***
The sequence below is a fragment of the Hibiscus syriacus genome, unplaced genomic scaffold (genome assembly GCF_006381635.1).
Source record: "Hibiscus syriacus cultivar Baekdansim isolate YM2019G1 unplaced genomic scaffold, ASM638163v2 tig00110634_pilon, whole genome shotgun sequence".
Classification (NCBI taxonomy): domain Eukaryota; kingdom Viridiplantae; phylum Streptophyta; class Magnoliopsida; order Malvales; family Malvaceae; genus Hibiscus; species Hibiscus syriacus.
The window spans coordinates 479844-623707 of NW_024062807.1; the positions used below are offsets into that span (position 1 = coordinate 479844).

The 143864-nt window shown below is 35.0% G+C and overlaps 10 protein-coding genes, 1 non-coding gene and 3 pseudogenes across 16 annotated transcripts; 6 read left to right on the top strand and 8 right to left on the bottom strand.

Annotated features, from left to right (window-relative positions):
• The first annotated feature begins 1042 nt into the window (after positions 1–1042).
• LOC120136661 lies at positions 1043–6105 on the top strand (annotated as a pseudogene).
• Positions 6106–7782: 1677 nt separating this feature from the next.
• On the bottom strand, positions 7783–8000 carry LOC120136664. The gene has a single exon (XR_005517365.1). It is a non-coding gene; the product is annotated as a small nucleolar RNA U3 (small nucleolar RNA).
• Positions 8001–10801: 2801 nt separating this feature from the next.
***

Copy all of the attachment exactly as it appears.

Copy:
The sequence below is a fragment of the Hibiscus syriacus genome, unplaced genomic scaffold (genome assembly GCF_006381635.1).
Source record: "Hibiscus syriacus cultivar Baekdansim isolate YM2019G1 unplaced genomic scaffold, ASM638163v2 tig00110634_pilon, whole genome shotgun sequence".
Classification (NCBI taxonomy): domain Eukaryota; kingdom Viridiplantae; phylum Streptophyta; class Magnoliopsida; order Malvales; family Malvaceae; genus Hibiscus; species Hibiscus syriacus.
The window spans coordinates 479844-623707 of NW_024062807.1; the positions used below are offsets into that span (position 1 = coordinate 479844).

The 143864-nt window shown below is 35.0% G+C and overlaps 10 protein-coding genes, 1 non-coding gene and 3 pseudogenes across 16 annotated transcripts; 6 read left to right on the top strand and 8 right to left on the bottom strand.

Annotated features, from left to right (window-relative positions):
• The first annotated feature begins 1042 nt into the window (after positions 1–1042).
• LOC120136661 lies at positions 1043–6105 on the top strand (annotated as a pseudogene).
• Positions 6106–7782: 1677 nt separating this feature from the next.
• On the bottom strand, positions 7783–8000 carry LOC120136664. The gene has a single exon (XR_005517365.1). It is a non-coding gene; the product is annotated as a small nucleolar RNA U3 (small nucleolar RNA).
• Positions 8001–10801: 2801 nt separating this feature from the next.